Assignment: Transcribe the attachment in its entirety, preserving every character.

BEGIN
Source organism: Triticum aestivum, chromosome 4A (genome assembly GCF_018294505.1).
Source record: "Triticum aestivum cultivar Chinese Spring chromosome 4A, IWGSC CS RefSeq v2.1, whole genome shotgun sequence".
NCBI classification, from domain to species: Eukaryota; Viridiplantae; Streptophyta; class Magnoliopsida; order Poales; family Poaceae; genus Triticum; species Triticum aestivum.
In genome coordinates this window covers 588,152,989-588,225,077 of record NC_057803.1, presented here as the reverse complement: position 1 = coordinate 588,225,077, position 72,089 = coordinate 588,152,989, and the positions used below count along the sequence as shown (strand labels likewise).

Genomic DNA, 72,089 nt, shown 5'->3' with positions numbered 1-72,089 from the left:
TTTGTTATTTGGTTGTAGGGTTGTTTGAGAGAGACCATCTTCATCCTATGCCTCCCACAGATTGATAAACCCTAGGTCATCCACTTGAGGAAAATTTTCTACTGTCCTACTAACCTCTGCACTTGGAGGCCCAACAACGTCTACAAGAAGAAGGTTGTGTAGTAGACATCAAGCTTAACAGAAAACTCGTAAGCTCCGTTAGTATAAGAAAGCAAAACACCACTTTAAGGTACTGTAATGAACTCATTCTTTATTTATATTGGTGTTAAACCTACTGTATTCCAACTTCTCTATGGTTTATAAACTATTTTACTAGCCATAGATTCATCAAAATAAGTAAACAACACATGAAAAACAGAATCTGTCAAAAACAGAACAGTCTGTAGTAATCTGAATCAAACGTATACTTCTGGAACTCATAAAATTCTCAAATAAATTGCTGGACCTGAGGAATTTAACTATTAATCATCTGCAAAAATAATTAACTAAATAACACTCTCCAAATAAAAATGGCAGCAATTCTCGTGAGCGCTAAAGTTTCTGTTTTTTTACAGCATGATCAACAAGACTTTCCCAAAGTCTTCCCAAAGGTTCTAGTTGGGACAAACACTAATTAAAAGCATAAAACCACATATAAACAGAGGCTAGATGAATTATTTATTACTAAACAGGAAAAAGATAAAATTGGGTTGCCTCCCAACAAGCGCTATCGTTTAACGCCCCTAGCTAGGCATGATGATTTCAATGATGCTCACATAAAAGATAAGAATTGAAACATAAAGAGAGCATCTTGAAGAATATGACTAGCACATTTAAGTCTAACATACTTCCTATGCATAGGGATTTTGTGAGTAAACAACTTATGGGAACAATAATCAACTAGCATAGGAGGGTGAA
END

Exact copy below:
Source organism: Triticum aestivum, chromosome 4A (genome assembly GCF_018294505.1).
Source record: "Triticum aestivum cultivar Chinese Spring chromosome 4A, IWGSC CS RefSeq v2.1, whole genome shotgun sequence".
NCBI classification, from domain to species: Eukaryota; Viridiplantae; Streptophyta; class Magnoliopsida; order Poales; family Poaceae; genus Triticum; species Triticum aestivum.
In genome coordinates this window covers 588,152,989-588,225,077 of record NC_057803.1, presented here as the reverse complement: position 1 = coordinate 588,225,077, position 72,089 = coordinate 588,152,989, and the positions used below count along the sequence as shown (strand labels likewise).

Genomic DNA, 72,089 nt, shown 5'->3' with positions numbered 1-72,089 from the left:
TTTGTTATTTGGTTGTAGGGTTGTTTGAGAGAGACCATCTTCATCCTATGCCTCCCACAGATTGATAAACCCTAGGTCATCCACTTGAGGAAAATTTTCTACTGTCCTACTAACCTCTGCACTTGGAGGCCCAACAACGTCTACAAGAAGAAGGTTGTGTAGTAGACATCAAGCTTAACAGAAAACTCGTAAGCTCCGTTAGTATAAGAAAGCAAAACACCACTTTAAGGTACTGTAATGAACTCATTCTTTATTTATATTGGTGTTAAACCTACTGTATTCCAACTTCTCTATGGTTTATAAACTATTTTACTAGCCATAGATTCATCAAAATAAGTAAACAACACATGAAAAACAGAATCTGTCAAAAACAGAACAGTCTGTAGTAATCTGAATCAAACGTATACTTCTGGAACTCATAAAATTCTCAAATAAATTGCTGGACCTGAGGAATTTAACTATTAATCATCTGCAAAAATAATTAACTAAATAACACTCTCCAAATAAAAATGGCAGCAATTCTCGTGAGCGCTAAAGTTTCTGTTTTTTTACAGCATGATCAACAAGACTTTCCCAAAGTCTTCCCAAAGGTTCTAGTTGGGACAAACACTAATTAAAAGCATAAAACCACATATAAACAGAGGCTAGATGAATTATTTATTACTAAACAGGAAAAAGATAAAATTGGGTTGCCTCCCAACAAGCGCTATCGTTTAACGCCCCTAGCTAGGCATGATGATTTCAATGATGCTCACATAAAAGATAAGAATTGAAACATAAAGAGAGCATCTTGAAGAATATGACTAGCACATTTAAGTCTAACATACTTCCTATGCATAGGGATTTTGTGAGTAAACAACTTATGGGAACAATAATCAACTAGCATAGGAGGGTGAA